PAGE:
Swift Workshop 29: How to Use The iOS 8 Split View Controller – Part 4

This is the final part of the workshop series. In it you’ll learn how to display a popover view on top of the secondary view controller’s view. A popover is a type of view controller that grab the user attention and suspend everything else in the user interface. Popover use limited space by placing a smaller “view” on top of the current view. Prior to iOS 8 the popover view could only be used on the iPad device. Now popovers are used on iPhone and iPad device.

To show the popover view, you have to tap a button on the secondary view controller’s navigation bar. It will show two items: the currently displayed image’s file name and its size (width x height), like this:

Figure 4-1
Step 1: add a View Controller in the project

The first step in configuring the SVCDemo app to display a popover, is to add a UIViewController class in the project. It will serve as the popover’s view.

  1. Launch the SVCDemo app in Xcode.
  2. Click the + icon below the Project Navigator panel.
  3. From the popup menu, select New File…
  4. Select the Cocoa Touch Class template and click Next.
  5. Provide information shown in Figure 4-2 for the class.
Figure 4-2
Step 2: Add A View Controller Scene On The storyboard

Drag a View Controller object from the Object Library and drop it on the right side of scene 6.

Step 3: Design the View Controller scene

The new View Controller scene you added on the storyboard will serve as the popover’s view and it will have only one control-an Label object. We will programmatically add information about the image that’s shown in the secondary view’s image view control on the Label. Do the following to design the new View Controller scene.

Drag a Label object from the Object Library and drop it on the scene and set these attributes for it:

Frame: X=16, Y=20, Width=568, Height=70
Alignment: Left
Font Size: System 14.0
Lines: 3

Click the Auto Layout Bar’s Pin button and enable the top, leading and trailing space constraints, check the Height constraint checkbox as well, then click the Add 4 Constraints button.

Figure 4-3

The next thing you have to do is connect the View Controller scene to the PopoverViewController.swift class file, and set the Storyboard ID property, via the Identity Inspector. The reason why you set the Storyboard ID is because you will be referencing the scene in code.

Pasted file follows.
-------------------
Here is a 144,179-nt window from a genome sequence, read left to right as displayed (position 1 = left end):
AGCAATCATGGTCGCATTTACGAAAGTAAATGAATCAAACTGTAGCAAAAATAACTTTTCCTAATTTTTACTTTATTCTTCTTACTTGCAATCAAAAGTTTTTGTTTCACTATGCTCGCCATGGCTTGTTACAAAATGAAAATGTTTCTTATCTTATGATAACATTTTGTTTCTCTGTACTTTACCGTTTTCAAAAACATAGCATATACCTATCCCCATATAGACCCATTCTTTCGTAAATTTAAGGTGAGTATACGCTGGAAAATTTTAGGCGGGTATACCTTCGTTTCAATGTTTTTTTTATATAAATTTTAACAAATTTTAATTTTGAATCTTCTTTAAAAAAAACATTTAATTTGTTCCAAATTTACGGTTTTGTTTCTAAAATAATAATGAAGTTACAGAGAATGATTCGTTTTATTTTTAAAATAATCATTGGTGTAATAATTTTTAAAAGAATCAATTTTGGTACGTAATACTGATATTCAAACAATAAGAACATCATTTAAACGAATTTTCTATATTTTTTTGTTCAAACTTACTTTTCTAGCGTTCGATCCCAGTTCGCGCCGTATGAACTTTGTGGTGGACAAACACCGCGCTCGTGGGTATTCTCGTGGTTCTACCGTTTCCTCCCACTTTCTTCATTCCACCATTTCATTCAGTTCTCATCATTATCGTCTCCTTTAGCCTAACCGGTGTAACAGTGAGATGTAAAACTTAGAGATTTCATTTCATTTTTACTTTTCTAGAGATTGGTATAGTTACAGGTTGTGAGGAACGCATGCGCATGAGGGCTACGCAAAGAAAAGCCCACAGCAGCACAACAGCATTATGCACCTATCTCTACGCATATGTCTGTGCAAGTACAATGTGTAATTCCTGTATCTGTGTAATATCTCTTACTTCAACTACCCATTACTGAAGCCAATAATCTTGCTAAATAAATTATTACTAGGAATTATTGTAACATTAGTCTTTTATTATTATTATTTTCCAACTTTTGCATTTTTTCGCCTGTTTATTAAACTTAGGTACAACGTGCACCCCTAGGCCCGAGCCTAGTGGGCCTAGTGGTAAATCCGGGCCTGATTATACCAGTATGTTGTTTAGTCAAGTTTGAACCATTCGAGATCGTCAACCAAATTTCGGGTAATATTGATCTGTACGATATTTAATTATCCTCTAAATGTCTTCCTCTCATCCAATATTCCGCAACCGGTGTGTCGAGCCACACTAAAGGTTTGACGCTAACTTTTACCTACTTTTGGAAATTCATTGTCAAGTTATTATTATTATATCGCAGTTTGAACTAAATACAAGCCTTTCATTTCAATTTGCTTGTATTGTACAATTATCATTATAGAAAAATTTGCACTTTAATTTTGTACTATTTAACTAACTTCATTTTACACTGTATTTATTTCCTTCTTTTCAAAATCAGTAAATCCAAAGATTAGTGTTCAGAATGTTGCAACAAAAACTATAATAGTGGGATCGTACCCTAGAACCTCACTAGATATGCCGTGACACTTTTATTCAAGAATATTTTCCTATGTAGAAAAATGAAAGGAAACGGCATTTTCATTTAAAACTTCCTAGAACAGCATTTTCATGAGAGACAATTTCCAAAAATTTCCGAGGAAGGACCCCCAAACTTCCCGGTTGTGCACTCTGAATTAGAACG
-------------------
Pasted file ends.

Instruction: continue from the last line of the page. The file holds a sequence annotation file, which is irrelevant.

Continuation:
Figure 4-4

Now, declare this IBOutlet property variable for the Label control somewhere at the top of the PopoverViewController.swift class file. So we can reference it in code.

@IBOutlet weak var lblPhotoInfo: UILabel!

In Interface Builder, connect the property variable to the Label control. The easiest way to do it, is in the Document Outline window. Just control-drag from the Popover View Controller object to the Label control-see step 1 in the image below. Release your mouse when the Label control is highlighted, then select lblPhotoInfo from the pop up-see step 2 in the image below. To verify the connection, right-click the Label object in the Document outline. You should see the connection in a pop up window-see step 3 in the image below.

Figure 4-5

There’s just a few more things you have to do and you are through with designing the Popover View Controller scene. Drag a Bar Button Item from the Object Library and drop it in the right corner of the Detail View Controller’s navigation bar. Double-click the button and enter Photo Info. Now, click the DetailViewController.swift file and add these variable declaration statements at the top of the file.

class DetailViewController: UIViewController {

  @IBOutlet weak var imageView: UIImageView!
  @IBOutlet weak var photoNameLable: UILabel!
  @IBOutlet weak var photoInfoButtonItem: UIBarButtonItem!

  var selectedFlower = []
  var selectedFileSize = CGFloat()
  var photoFileName : String!
  var imgWidth = Int()
  var imgHeight = Int()

Next declare this IBAction method for the Photo Info button, somewhere at the bottom of the DetailViewControll.swift class file.